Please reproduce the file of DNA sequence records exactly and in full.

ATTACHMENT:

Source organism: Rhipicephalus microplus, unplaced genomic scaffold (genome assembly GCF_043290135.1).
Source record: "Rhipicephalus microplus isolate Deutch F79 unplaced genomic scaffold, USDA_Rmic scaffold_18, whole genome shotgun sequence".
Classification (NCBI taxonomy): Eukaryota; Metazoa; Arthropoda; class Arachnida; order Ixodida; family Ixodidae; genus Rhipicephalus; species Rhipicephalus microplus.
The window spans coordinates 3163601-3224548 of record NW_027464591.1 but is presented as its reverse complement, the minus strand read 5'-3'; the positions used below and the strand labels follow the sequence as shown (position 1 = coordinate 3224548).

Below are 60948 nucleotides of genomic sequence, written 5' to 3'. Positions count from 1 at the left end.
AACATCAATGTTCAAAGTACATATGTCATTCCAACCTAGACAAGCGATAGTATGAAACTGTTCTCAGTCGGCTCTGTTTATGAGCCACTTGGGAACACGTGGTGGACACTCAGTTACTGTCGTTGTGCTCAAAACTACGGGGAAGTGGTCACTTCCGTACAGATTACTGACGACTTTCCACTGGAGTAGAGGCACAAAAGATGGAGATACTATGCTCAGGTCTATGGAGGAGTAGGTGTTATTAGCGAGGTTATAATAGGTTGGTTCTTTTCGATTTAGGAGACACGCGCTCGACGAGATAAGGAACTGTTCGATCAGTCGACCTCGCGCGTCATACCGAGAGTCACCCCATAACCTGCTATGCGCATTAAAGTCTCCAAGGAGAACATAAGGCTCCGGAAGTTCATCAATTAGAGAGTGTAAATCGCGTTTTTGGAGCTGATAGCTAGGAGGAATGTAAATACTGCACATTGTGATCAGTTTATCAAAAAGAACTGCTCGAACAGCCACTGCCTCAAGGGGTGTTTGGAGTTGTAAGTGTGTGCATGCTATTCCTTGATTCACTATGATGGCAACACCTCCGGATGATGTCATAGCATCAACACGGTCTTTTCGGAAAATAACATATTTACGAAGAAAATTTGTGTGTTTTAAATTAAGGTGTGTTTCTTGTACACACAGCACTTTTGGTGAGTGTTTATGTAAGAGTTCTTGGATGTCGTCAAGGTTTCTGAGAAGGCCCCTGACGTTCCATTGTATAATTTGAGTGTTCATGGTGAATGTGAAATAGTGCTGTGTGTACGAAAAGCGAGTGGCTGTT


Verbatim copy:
Source organism: Rhipicephalus microplus, unplaced genomic scaffold (genome assembly GCF_043290135.1).
Source record: "Rhipicephalus microplus isolate Deutch F79 unplaced genomic scaffold, USDA_Rmic scaffold_18, whole genome shotgun sequence".
Classification (NCBI taxonomy): Eukaryota; Metazoa; Arthropoda; class Arachnida; order Ixodida; family Ixodidae; genus Rhipicephalus; species Rhipicephalus microplus.
The window spans coordinates 3163601-3224548 of record NW_027464591.1 but is presented as its reverse complement, the minus strand read 5'-3'; the positions used below and the strand labels follow the sequence as shown (position 1 = coordinate 3224548).

Below are 60948 nucleotides of genomic sequence, written 5' to 3'. Positions count from 1 at the left end.
AACATCAATGTTCAAAGTACATATGTCATTCCAACCTAGACAAGCGATAGTATGAAACTGTTCTCAGTCGGCTCTGTTTATGAGCCACTTGGGAACACGTGGTGGACACTCAGTTACTGTCGTTGTGCTCAAAACTACGGGGAAGTGGTCACTTCCGTACAGATTACTGACGACTTTCCACTGGAGTAGAGGCACAAAAGATGGAGATACTATGCTCAGGTCTATGGAGGAGTAGGTGTTATTAGCGAGGTTATAATAGGTTGGTTCTTTTCGATTTAGGAGACACGCGCTCGACGAGATAAGGAACTGTTCGATCAGTCGACCTCGCGCGTCATACCGAGAGTCACCCCATAACCTGCTATGCGCATTAAAGTCTCCAAGGAGAACATAAGGCTCCGGAAGTTCATCAATTAGAGAGTGTAAATCGCGTTTTTGGAGCTGATAGCTAGGAGGAATGTAAATACTGCACATTGTGATCAGTTTATCAAAAAGAACTGCTCGAACAGCCACTGCCTCAAGGGGTGTTTGGAGTTGTAAGTGTGTGCATGCTATTCCTTGATTCACTATGATGGCAACACCTCCGGATGATGTCATAGCATCAACACGGTCTTTTCGGAAAATAACATATTTACGAAGAAAATTTGTGTGTTTTAAATTAAGGTGTGTTTCTTGTACACACAGCACTTTTGGTGAGTGTTTATGTAAGAGTTCTTGGATGTCGTCAAGGTTTCTGAGAAGGCCCCTGACGTTCCATTGTATAATTTGAGTGTTCATGGTGAATGTGAAATAGTGCTGTGTGTACGAAAAGCGAGTGGCTGTT